Hardness is often one of the first criteria considered when choosing thermoplastic elastomers (TPEs). But confusion can arise when discussing hardness because of the variety of ways to measure it.
Hardness is defined as a material's resistance to indentation when a static load is applied. The most common instrument used for measuring hardness is Shore Durometer. It measures the depth of penetration of an indenter on a scale from zero to a tenth of an inch (0.1 in.). A zero reading indicates that penetration depth was at its maximum; a reading of 100 specifies there was no penetration.
The Shore A scale is the most common scale for TPEs, and the Shore A Durometer consists of a blunt indenter with moderate spring force. Shore A instruments are less accurate when readings are above 90. Shore D Durometers are more appropriate when hardnesses exceed 90 Shore A. This instrument uses a sharper indenter and higher force. Softer TPEs (below 5 Shore A) use a Shore 00 scale. Most soft gels and foam rubbers are measured using this scale.
Most materials resist initial indenture but eventually yield over time due to creep or relaxation, so Durometer readings can either be taken instantaneously or after a specified delay - typically on the order of 5 to 10 sec. Instantaneous readings typically give higher (or harder) results than delayed readings. But delayed readings are more representative of hardness and resiliency. Weak, less-elastomeric materials creep more than higher strength, more resilient materials.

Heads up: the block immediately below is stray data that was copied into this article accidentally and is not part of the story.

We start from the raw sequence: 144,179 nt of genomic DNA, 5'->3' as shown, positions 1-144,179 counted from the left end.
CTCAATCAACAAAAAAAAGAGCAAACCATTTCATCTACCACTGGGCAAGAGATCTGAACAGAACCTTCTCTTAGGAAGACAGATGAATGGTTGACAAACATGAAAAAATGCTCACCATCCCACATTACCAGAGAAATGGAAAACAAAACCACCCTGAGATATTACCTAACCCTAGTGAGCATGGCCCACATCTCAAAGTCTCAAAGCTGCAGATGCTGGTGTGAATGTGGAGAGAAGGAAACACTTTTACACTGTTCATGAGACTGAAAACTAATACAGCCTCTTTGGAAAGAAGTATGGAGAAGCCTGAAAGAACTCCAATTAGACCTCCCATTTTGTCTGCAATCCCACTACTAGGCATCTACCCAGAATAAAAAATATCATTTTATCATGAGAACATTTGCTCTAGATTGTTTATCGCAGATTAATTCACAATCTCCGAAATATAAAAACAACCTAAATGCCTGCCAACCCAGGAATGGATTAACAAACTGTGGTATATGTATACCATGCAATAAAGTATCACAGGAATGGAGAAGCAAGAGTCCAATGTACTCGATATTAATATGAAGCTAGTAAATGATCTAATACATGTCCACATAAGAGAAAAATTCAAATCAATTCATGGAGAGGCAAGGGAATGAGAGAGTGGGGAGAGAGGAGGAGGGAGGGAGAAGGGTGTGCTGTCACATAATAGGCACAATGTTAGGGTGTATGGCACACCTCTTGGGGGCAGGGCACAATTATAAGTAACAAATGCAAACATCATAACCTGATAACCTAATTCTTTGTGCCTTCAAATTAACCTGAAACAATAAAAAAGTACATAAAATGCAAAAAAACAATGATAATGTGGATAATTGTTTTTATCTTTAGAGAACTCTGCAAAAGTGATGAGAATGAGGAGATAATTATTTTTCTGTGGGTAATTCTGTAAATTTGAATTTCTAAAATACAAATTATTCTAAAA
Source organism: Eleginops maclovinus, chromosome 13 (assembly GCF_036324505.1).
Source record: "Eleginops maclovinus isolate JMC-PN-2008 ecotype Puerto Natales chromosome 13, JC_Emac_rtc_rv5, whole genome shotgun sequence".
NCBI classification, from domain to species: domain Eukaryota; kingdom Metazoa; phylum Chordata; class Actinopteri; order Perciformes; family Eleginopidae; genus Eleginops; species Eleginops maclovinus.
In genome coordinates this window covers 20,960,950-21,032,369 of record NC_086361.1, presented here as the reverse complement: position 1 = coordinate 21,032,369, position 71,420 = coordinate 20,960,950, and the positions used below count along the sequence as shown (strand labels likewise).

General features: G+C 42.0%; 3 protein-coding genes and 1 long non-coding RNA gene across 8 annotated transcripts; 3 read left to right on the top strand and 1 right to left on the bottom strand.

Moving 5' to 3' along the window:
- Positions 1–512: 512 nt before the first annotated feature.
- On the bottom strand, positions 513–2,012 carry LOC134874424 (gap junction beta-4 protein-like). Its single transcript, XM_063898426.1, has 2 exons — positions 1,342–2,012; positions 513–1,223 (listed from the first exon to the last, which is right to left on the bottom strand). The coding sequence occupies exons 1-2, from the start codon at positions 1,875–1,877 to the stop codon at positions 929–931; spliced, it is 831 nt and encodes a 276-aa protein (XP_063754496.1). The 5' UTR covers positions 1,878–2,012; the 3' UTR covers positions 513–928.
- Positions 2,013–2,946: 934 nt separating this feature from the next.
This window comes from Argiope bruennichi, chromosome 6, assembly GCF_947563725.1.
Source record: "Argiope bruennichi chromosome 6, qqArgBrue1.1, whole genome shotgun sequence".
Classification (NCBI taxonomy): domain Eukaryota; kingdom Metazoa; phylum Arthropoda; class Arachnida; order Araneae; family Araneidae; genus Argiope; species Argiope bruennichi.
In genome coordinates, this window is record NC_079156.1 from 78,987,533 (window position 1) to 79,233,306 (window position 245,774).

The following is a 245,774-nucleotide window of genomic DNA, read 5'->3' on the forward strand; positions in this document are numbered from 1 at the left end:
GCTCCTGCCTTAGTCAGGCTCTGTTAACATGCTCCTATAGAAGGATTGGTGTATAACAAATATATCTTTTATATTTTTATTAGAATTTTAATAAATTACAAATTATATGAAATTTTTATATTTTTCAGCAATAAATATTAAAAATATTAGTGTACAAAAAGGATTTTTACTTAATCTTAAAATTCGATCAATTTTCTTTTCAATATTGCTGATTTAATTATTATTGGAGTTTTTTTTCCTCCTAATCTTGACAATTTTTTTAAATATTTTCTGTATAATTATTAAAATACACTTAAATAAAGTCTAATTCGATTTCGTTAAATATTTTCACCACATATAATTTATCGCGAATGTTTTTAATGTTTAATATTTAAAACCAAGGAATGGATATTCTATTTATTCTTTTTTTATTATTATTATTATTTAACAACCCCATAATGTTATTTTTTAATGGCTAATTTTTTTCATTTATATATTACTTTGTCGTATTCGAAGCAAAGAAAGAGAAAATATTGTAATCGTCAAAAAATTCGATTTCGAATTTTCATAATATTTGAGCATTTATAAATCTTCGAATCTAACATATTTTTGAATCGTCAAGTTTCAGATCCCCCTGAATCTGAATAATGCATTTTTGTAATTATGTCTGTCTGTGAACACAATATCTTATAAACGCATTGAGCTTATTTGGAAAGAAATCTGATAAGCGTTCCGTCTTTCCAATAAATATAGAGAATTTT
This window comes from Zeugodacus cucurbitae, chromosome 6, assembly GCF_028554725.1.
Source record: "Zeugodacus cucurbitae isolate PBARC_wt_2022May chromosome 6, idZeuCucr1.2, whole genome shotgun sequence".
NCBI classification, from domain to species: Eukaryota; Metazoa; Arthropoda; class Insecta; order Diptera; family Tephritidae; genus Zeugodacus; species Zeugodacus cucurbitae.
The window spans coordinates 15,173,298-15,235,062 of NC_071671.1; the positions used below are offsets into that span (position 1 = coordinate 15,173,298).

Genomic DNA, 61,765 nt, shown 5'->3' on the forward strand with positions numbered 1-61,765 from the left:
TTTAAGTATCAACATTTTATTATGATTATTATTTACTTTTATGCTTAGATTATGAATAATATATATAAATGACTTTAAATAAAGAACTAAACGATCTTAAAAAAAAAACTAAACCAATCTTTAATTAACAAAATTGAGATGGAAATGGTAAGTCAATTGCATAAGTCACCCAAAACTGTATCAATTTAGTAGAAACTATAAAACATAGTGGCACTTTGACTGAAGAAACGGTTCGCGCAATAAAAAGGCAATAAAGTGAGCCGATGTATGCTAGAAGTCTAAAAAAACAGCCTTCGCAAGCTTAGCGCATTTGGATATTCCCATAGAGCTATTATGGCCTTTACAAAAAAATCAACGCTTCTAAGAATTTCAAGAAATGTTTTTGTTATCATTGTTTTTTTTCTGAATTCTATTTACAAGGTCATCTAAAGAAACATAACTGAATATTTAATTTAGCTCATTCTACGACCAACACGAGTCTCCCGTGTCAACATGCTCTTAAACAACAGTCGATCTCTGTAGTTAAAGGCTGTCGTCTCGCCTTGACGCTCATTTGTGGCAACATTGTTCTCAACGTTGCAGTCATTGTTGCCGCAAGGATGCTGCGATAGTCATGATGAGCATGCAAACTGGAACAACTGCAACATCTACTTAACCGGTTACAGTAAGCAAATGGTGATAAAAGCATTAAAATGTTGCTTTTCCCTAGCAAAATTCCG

Hardness is often confused with other properties such as flexural modulus or Coefficient of Friction (COF). Flexural modulus measures the materials' resistance to bending, and COF measures the resistance an object experiences as it slides along the TPE surface. Although flexural modulus and COF also affect the overall feel and flexibility of the TPE, they are different properties than hardness which measures a materials' resistance to penetration.